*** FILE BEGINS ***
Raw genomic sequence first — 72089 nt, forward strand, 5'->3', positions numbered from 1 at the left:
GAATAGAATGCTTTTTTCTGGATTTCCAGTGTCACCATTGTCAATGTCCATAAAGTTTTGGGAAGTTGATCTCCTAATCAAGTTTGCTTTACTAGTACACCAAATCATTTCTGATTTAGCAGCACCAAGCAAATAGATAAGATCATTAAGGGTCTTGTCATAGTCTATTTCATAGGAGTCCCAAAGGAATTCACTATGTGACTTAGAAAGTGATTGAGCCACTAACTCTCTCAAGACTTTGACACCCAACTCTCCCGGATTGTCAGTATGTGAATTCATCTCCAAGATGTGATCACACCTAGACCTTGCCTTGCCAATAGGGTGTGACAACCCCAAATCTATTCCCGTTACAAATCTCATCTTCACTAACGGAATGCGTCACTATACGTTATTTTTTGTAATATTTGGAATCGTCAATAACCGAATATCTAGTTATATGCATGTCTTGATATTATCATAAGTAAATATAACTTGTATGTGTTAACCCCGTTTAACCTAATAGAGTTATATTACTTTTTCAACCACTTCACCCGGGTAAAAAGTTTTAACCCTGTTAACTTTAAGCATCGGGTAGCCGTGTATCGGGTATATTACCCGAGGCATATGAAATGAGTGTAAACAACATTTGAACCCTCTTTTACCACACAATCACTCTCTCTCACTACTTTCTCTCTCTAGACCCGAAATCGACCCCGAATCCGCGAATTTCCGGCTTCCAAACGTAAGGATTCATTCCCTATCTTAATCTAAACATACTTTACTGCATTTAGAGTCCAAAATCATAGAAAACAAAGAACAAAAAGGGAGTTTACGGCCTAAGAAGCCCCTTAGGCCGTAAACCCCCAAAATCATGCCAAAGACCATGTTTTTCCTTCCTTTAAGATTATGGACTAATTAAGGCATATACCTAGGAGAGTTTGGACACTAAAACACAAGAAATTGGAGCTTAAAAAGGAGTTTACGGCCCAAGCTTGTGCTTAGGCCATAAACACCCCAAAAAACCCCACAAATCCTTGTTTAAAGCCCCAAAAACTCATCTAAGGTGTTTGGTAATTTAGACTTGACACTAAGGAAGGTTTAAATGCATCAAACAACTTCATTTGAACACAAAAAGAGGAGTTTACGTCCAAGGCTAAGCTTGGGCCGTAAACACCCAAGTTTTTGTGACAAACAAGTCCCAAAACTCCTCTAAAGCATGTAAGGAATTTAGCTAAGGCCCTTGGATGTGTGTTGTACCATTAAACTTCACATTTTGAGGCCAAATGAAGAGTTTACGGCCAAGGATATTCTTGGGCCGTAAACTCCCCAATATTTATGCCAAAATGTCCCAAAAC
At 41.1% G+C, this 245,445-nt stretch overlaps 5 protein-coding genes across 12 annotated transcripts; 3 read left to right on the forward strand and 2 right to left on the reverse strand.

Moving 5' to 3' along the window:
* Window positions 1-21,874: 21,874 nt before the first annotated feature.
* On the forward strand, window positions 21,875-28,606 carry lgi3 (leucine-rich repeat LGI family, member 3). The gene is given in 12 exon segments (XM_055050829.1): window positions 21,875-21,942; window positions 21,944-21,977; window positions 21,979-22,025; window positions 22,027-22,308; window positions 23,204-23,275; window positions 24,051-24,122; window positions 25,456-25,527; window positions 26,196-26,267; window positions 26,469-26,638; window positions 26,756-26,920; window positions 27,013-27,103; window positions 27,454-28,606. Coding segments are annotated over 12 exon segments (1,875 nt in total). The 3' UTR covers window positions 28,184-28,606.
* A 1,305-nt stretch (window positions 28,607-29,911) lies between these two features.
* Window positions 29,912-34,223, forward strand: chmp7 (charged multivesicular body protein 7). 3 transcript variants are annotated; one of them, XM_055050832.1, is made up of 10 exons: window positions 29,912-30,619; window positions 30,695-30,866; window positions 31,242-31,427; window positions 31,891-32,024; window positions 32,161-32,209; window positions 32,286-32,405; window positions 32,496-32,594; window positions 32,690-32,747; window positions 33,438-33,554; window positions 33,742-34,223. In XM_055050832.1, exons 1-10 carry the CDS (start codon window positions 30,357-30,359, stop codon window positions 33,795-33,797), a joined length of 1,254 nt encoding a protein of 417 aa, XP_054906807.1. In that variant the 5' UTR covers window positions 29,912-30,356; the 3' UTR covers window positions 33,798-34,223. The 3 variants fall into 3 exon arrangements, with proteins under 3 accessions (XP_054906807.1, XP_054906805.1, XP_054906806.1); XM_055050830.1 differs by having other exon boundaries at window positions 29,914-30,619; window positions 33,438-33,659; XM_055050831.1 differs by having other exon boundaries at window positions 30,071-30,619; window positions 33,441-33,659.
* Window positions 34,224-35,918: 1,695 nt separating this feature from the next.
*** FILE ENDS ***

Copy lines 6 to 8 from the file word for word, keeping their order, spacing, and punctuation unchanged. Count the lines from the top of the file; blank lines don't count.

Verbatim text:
* On the forward strand, window positions 21,875-28,606 carry lgi3 (leucine-rich repeat LGI family, member 3). The gene is given in 12 exon segments (XM_055050829.1): window positions 21,875-21,942; window positions 21,944-21,977; window positions 21,979-22,025; window positions 22,027-22,308; window positions 23,204-23,275; window positions 24,051-24,122; window positions 25,456-25,527; window positions 26,196-26,267; window positions 26,469-26,638; window positions 26,756-26,920; window positions 27,013-27,103; window positions 27,454-28,606. Coding segments are annotated over 12 exon segments (1,875 nt in total). The 3' UTR covers window positions 28,184-28,606.
* A 1,305-nt stretch (window positions 28,607-29,911) lies between these two features.
* Window positions 29,912-34,223, forward strand: chmp7 (charged multivesicular body protein 7). 3 transcript variants are annotated; one of them, XM_055050832.1, is made up of 10 exons: window positions 29,912-30,619; window positions 30,695-30,866; window positions 31,242-31,427; window positions 31,891-32,024; window positions 32,161-32,209; window positions 32,286-32,405; window positions 32,496-32,594; window positions 32,690-32,747; window positions 33,438-33,554; window positions 33,742-34,223. In XM_055050832.1, exons 1-10 carry the CDS (start codon window positions 30,357-30,359, stop codon window positions 33,795-33,797), a joined length of 1,254 nt encoding a protein of 417 aa, XP_054906807.1. In that variant the 5' UTR covers window positions 29,912-30,356; the 3' UTR covers window positions 33,798-34,223. The 3 variants fall into 3 exon arrangements, with proteins under 3 accessions (XP_054906807.1, XP_054906805.1, XP_054906806.1); XM_055050830.1 differs by having other exon boundaries at window positions 29,914-30,619; window positions 33,438-33,659; XM_055050831.1 differs by having other exon boundaries at window positions 30,071-30,619; window positions 33,441-33,659.